Posted by timothyon Tuesday February 21, @12:15PM
from the posting-this-from-the-villages dept.
Hugh Pickens writes "Scientists have looked for explanations as to why certain conditions occur with age, among them memory loss, slower reaction time, insomnia and even depression looking at such suspects as high cholesterol, obesity, heart disease and an inactive lifestyle. Now Laurie Tarkan writes that as eyes age, less and less sunlight gets through the lens to reach key cells in the retina that regulate the body's circadian rhythm, its internal clock that rallies the body to tackle the day's demands in the morning and slows it down at night, allowing the body to rest and repair. 'Evolution has built this beautiful timekeeping mechanism, but the clock is not absolutely perfect and needs to be nudged every day,' says Dr. David Berson, whose lab at Brown University studies how the eye communicates with the brain. Dr. Patricia Turner, an ophthalmologist who with her husband, Dr. Martin Mainster has written extensively about the effects of the aging eye on health, estimate that by age 45, the photoreceptors of the average adult receive just 50 percent of the light needed to fully stimulate the circadian system, by age 55, it dips to 37 percent, and by age 75, to a mere 17 percent and recommend that people should make an effort to expose themselves to bright sunlight or bright indoor lighting when they cannot get outdoors and have installed skylights and extra fluorescent lights in their own offices to help offset the aging of their own eyes. 'In modern society, most of the time we live in a controlled environment under artificial lights, which are 1,000 to 10,000 times dimmer than sunlight and the wrong part of the spectrum,' says Turner. 'We believe the effect is huge and that it's just beginning to be recognized as a problem.'"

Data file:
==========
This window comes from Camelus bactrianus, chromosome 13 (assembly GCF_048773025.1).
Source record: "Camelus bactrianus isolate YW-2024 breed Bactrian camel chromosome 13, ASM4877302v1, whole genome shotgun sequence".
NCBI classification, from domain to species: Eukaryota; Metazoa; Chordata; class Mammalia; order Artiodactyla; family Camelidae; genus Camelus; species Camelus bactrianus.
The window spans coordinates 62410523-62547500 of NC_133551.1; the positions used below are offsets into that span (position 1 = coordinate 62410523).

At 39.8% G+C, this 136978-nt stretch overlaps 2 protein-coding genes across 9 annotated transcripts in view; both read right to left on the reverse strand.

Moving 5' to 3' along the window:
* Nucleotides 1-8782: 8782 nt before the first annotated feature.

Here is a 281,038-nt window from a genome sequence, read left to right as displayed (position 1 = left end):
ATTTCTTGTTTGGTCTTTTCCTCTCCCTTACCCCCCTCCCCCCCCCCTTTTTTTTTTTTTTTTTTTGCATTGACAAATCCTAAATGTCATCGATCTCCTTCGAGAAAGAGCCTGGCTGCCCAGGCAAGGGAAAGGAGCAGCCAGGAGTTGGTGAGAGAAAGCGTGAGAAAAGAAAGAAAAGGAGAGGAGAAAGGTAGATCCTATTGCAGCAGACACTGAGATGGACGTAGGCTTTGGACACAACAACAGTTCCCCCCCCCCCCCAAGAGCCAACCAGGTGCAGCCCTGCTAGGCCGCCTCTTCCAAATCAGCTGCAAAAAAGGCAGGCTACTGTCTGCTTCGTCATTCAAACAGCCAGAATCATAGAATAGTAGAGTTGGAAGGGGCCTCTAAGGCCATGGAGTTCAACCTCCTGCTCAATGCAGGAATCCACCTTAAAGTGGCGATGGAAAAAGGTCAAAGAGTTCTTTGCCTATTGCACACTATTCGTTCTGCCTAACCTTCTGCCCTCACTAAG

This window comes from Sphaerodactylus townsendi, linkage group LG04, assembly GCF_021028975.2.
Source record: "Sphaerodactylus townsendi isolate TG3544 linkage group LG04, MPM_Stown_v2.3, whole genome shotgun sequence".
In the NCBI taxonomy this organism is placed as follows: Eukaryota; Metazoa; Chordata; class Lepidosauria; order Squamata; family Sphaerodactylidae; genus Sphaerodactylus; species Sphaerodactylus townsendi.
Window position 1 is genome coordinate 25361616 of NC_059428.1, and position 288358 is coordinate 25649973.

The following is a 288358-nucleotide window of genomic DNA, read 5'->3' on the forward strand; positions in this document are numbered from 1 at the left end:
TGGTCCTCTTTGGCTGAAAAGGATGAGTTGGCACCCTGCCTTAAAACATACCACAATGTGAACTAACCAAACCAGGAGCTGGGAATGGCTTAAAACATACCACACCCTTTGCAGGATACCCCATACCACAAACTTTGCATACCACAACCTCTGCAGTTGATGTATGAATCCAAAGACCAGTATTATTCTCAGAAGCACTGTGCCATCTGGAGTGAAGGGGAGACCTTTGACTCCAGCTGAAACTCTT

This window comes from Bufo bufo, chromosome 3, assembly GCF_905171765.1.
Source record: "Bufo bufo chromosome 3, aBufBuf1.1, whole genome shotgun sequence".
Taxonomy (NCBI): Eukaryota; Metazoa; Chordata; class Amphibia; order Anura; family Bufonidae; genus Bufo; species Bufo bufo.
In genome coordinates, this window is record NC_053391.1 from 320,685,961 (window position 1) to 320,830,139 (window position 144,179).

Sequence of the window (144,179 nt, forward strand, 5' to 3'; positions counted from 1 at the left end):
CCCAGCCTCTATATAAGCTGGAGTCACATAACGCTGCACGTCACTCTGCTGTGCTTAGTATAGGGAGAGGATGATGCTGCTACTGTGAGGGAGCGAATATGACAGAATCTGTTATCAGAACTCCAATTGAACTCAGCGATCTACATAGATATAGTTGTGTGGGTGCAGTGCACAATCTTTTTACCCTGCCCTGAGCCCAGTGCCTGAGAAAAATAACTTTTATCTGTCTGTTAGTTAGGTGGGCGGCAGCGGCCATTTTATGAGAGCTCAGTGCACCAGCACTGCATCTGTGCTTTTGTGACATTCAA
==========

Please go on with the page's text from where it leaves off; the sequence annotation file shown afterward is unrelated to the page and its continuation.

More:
I have, for some years, been aware of the correlation between the presence or absence of sunlight on my own mental outlook.
We moved from Kansas to Seattle in late 1965 - and stayed for some of the least sunny 15 months in Seattle's (then) history. It took me nearly the whole 15 months to regain my equalibrium. I loved the verdure of the area, but the gloominess was quite depressing. We returned (for Hunky Husband's professional reasons) to Kansas where I stayed until 1981.
In the 1970s, I could not understand how a caretaker in our extended family could inflict plastic, do-it-yourself storm windows (in a sparsely windowed apartment) on his Alzheimer patient wife - year round! So gloomy.
In 1981, I moved to Florida. Although we had a daily "duty rain shower", it was sunny when it wasn't rainy. No problem. Then, in 1983, I moved to Albuquerque NM. I was in heaven for the seven years that I lived there. My house had huge skylights and windows and, excepting in August, sun abounded.
In 1990, I returned to Kansas - to the Wichita area - back to a house that had neither skylights nor lots of glass. The Wichita area averages 30 fewer sunny days per year than the Albuquerque area. It took me a while to adjust. When, in 1999, we built this house, I added a couple of modest skylights and a couple of modest windows to the floorplan that had already included mostly glass on the front and back walls of the house. I am, again, a happy camper.
Now, Hunky Husband's most-frequented parts of this house (yes, our house is pretty well partitioned into "his" and "her" areas!), his den, workout area, and laundry room, comprise the portion of the basement that is below grade and has no windows. He doesn't care a fig! What is wrong with that man?! *laughing*
Most recently (18 months ago), I've had cataracts removed. How life changing! Not only because I see better, not only because I regained the ability to discern colors, but because the whole world is so much brighter. Wow!